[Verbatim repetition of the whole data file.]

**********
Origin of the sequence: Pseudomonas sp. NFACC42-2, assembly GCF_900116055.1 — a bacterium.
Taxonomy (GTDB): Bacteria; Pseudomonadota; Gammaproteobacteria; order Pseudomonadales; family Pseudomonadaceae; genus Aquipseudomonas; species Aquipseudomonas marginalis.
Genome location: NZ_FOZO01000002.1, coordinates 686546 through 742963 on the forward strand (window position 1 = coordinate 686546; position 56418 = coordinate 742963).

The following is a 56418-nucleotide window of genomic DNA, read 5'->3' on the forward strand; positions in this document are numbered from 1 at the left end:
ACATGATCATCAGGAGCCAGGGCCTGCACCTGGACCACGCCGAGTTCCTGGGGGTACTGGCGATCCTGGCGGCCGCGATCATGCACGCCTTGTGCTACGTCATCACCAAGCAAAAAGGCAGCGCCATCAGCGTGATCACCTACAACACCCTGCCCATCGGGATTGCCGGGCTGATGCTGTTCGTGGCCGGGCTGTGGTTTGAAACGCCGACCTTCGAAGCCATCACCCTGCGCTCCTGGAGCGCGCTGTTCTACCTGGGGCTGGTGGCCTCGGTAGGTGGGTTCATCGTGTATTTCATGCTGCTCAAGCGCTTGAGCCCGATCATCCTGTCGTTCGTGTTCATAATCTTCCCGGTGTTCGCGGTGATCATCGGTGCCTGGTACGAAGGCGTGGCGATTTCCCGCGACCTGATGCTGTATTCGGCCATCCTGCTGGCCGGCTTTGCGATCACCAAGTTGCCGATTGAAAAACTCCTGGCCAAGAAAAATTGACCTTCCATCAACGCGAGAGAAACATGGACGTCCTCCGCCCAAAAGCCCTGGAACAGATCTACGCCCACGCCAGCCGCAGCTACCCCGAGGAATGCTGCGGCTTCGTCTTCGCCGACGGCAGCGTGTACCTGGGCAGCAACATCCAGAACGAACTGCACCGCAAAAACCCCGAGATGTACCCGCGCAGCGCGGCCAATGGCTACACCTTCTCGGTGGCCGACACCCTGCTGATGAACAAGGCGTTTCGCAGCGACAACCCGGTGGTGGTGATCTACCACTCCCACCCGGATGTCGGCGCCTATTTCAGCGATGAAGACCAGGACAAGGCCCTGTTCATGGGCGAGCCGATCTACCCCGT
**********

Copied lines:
Origin of the sequence: Pseudomonas sp. NFACC42-2, assembly GCF_900116055.1 — a bacterium.
Taxonomy (GTDB): Bacteria; Pseudomonadota; Gammaproteobacteria; order Pseudomonadales; family Pseudomonadaceae; genus Aquipseudomonas; species Aquipseudomonas marginalis.
Genome location: NZ_FOZO01000002.1, coordinates 686546 through 742963 on the forward strand (window position 1 = coordinate 686546; position 56418 = coordinate 742963).

The following is a 56418-nucleotide window of genomic DNA, read 5'->3' on the forward strand; positions in this document are numbered from 1 at the left end:
ACATGATCATCAGGAGCCAGGGCCTGCACCTGGACCACGCCGAGTTCCTGGGGGTACTGGCGATCCTGGCGGCCGCGATCATGCACGCCTTGTGCTACGTCATCACCAAGCAAAAAGGCAGCGCCATCAGCGTGATCACCTACAACACCCTGCCCATCGGGATTGCCGGGCTGATGCTGTTCGTGGCCGGGCTGTGGTTTGAAACGCCGACCTTCGAAGCCATCACCCTGCGCTCCTGGAGCGCGCTGTTCTACCTGGGGCTGGTGGCCTCGGTAGGTGGGTTCATCGTGTATTTCATGCTGCTCAAGCGCTTGAGCCCGATCATCCTGTCGTTCGTGTTCATAATCTTCCCGGTGTTCGCGGTGATCATCGGTGCCTGGTACGAAGGCGTGGCGATTTCCCGCGACCTGATGCTGTATTCGGCCATCCTGCTGGCCGGCTTTGCGATCACCAAGTTGCCGATTGAAAAACTCCTGGCCAAGAAAAATTGACCTTCCATCAACGCGAGAGAAACATGGACGTCCTCCGCCCAAAAGCCCTGGAACAGATCTACGCCCACGCCAGCCGCAGCTACCCCGAGGAATGCTGCGGCTTCGTCTTCGCCGACGGCAGCGTGTACCTGGGCAGCAACATCCAGAACGAACTGCACCGCAAAAACCCCGAGATGTACCCGCGCAGCGCGGCCAATGGCTACACCTTCTCGGTGGCCGACACCCTGCTGATGAACAAGGCGTTTCGCAGCGACAACCCGGTGGTGGTGATCTACCACTCCCACCCGGATGTCGGCGCCTATTTCAGCGATGAAGACCAGGACAAGGCCCTGTTCATGGGCGAGCCGATCTACCCCGT